Many studies have focused on the relationship between political information and the use of ideology. Here, we argue that two "evaluative motivations"-general investment of the self in politics and extremity of partisanship-serve as moderators of this relationship. Specifically, we use data from two recent national surveys to test whether the possession of information is more strongly associated with a tendency to approach politics in an ideological fashion among individuals high in both types of evaluative motivation. Results supported this hypothesis, revealing that information was more strongly associated with ideological constraint and with a tendency to give polarized evaluations of conservatives and liberals among those who highly invest the self in politics and those with more extreme partisanship. As such, this study suggests that information and involvement interact to shape the use of ideology.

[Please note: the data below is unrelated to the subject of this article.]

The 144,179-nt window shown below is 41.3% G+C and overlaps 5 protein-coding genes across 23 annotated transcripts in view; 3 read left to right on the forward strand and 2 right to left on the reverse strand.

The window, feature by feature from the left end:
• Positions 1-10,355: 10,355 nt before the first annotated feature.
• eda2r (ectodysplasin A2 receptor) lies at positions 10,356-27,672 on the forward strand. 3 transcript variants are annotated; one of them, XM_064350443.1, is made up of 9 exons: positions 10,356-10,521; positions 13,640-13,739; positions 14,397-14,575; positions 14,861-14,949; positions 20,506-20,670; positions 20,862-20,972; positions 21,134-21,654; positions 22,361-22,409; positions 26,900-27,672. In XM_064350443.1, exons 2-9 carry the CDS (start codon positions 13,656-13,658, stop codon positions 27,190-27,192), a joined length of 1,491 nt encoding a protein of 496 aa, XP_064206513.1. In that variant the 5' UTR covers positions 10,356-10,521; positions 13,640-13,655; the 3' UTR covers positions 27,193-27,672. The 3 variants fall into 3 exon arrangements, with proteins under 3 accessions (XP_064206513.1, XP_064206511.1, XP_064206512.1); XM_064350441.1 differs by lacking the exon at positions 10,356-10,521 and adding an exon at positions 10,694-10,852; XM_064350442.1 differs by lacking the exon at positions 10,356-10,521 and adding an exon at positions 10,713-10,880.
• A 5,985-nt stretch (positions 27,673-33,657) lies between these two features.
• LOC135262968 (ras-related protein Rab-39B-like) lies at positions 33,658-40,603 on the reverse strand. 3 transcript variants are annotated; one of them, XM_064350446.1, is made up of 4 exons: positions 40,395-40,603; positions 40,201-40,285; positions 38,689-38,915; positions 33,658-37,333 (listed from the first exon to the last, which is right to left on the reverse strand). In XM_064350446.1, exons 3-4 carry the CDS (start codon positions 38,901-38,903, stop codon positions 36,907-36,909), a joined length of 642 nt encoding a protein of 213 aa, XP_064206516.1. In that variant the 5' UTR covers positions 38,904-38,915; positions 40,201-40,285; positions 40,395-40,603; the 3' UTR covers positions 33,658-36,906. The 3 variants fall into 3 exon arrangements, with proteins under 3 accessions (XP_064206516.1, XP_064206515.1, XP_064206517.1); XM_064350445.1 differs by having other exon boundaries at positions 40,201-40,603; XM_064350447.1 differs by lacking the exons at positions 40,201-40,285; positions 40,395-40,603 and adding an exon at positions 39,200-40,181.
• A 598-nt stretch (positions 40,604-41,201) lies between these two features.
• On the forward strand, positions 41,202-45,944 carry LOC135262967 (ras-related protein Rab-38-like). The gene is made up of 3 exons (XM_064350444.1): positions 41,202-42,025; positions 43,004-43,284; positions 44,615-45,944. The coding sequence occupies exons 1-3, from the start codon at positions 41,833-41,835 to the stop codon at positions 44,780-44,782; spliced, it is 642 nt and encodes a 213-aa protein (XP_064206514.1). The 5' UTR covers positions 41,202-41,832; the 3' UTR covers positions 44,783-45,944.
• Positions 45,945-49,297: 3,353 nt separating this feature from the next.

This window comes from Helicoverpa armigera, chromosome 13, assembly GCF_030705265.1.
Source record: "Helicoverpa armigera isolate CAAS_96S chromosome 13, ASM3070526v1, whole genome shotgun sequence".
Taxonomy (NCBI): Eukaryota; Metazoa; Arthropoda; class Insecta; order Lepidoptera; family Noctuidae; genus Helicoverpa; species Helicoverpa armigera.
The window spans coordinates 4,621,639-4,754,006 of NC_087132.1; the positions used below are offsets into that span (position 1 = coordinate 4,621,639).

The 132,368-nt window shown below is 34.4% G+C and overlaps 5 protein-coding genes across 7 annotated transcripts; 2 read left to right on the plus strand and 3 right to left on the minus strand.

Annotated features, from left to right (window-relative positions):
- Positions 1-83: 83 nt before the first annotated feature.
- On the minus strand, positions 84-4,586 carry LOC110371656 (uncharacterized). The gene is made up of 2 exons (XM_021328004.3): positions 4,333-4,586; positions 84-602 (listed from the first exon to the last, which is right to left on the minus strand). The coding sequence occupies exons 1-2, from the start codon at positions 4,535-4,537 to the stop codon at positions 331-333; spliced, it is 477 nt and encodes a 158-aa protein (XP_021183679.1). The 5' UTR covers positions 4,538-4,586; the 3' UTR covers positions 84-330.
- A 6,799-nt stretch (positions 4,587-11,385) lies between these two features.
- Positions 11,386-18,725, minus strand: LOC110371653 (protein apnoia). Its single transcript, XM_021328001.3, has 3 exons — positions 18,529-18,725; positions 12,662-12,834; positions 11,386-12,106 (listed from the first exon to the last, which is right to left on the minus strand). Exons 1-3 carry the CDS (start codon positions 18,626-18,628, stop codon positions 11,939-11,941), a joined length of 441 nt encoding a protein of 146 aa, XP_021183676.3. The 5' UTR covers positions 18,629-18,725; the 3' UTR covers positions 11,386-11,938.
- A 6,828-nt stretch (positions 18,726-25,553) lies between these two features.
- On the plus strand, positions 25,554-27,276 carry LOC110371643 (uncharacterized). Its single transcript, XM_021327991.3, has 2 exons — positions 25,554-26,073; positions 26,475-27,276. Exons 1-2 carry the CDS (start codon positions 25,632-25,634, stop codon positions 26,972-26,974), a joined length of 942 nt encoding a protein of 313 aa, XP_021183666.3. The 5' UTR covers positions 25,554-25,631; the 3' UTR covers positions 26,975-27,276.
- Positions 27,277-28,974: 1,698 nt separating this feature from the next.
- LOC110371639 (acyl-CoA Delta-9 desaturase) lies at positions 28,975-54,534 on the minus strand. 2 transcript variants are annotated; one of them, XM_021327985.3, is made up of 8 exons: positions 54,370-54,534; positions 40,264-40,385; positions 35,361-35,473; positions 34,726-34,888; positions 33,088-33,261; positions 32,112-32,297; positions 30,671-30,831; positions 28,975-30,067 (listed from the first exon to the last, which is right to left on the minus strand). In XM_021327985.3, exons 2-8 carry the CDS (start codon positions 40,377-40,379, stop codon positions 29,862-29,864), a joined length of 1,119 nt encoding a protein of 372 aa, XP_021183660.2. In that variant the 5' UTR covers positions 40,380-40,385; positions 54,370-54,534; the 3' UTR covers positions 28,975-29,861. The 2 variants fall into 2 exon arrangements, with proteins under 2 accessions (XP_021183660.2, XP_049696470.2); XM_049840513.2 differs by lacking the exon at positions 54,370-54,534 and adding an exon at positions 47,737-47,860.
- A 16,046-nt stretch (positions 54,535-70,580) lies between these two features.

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Acknowledgments Portions of this article were presented at the annual meeting of the American Political Science Association, Washington, DC, 2–5 September 2010. The authors would like to thank the Inter-University Consortium for Political and Social Research, for the 2004 American National Election Study data; and James Druckman, for his helpful comments. Funding for the 2008 IMIS was provided by National Science Foundation Grant BCS-0742455 to Christopher M. Federico.
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